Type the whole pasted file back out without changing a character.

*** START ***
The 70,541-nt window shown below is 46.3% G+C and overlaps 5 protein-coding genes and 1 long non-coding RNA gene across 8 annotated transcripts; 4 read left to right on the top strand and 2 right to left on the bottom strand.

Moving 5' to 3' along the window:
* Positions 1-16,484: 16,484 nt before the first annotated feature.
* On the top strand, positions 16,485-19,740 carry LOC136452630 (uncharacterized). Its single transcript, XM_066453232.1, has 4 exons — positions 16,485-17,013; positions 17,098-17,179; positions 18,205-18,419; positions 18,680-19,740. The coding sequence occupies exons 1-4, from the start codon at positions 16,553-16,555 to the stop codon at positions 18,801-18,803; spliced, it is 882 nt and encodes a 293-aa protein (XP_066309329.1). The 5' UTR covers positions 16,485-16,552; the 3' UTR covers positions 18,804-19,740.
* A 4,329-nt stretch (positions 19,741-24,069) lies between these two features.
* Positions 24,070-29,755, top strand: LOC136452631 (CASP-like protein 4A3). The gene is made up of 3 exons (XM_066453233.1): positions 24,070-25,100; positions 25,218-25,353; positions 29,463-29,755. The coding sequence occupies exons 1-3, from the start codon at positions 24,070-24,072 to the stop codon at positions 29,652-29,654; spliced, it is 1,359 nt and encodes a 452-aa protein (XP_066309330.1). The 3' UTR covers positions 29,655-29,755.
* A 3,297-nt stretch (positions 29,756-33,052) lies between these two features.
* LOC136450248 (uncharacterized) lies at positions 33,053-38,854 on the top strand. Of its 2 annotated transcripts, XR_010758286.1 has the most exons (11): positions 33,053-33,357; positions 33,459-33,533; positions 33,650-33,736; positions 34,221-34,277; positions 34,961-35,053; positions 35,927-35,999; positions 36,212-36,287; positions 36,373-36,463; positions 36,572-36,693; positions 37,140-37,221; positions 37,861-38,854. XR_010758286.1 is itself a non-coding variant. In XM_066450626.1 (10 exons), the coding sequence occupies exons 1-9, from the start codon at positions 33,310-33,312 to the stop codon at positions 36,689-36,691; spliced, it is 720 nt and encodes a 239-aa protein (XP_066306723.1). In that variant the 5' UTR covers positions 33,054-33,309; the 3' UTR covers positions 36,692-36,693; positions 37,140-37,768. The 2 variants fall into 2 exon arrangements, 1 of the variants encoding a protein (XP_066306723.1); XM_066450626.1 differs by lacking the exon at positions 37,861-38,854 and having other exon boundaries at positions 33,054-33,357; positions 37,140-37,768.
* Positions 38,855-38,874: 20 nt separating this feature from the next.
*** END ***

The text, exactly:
The 70,541-nt window shown below is 46.3% G+C and overlaps 5 protein-coding genes and 1 long non-coding RNA gene across 8 annotated transcripts; 4 read left to right on the top strand and 2 right to left on the bottom strand.

Moving 5' to 3' along the window:
* Positions 1-16,484: 16,484 nt before the first annotated feature.
* On the top strand, positions 16,485-19,740 carry LOC136452630 (uncharacterized). Its single transcript, XM_066453232.1, has 4 exons — positions 16,485-17,013; positions 17,098-17,179; positions 18,205-18,419; positions 18,680-19,740. The coding sequence occupies exons 1-4, from the start codon at positions 16,553-16,555 to the stop codon at positions 18,801-18,803; spliced, it is 882 nt and encodes a 293-aa protein (XP_066309329.1). The 5' UTR covers positions 16,485-16,552; the 3' UTR covers positions 18,804-19,740.
* A 4,329-nt stretch (positions 19,741-24,069) lies between these two features.
* Positions 24,070-29,755, top strand: LOC136452631 (CASP-like protein 4A3). The gene is made up of 3 exons (XM_066453233.1): positions 24,070-25,100; positions 25,218-25,353; positions 29,463-29,755. The coding sequence occupies exons 1-3, from the start codon at positions 24,070-24,072 to the stop codon at positions 29,652-29,654; spliced, it is 1,359 nt and encodes a 452-aa protein (XP_066309330.1). The 3' UTR covers positions 29,655-29,755.
* A 3,297-nt stretch (positions 29,756-33,052) lies between these two features.
* LOC136450248 (uncharacterized) lies at positions 33,053-38,854 on the top strand. Of its 2 annotated transcripts, XR_010758286.1 has the most exons (11): positions 33,053-33,357; positions 33,459-33,533; positions 33,650-33,736; positions 34,221-34,277; positions 34,961-35,053; positions 35,927-35,999; positions 36,212-36,287; positions 36,373-36,463; positions 36,572-36,693; positions 37,140-37,221; positions 37,861-38,854. XR_010758286.1 is itself a non-coding variant. In XM_066450626.1 (10 exons), the coding sequence occupies exons 1-9, from the start codon at positions 33,310-33,312 to the stop codon at positions 36,689-36,691; spliced, it is 720 nt and encodes a 239-aa protein (XP_066306723.1). In that variant the 5' UTR covers positions 33,054-33,309; the 3' UTR covers positions 36,692-36,693; positions 37,140-37,768. The 2 variants fall into 2 exon arrangements, 1 of the variants encoding a protein (XP_066306723.1); XM_066450626.1 differs by lacking the exon at positions 37,861-38,854 and having other exon boundaries at positions 33,054-33,357; positions 37,140-37,768.
* Positions 38,855-38,874: 20 nt separating this feature from the next.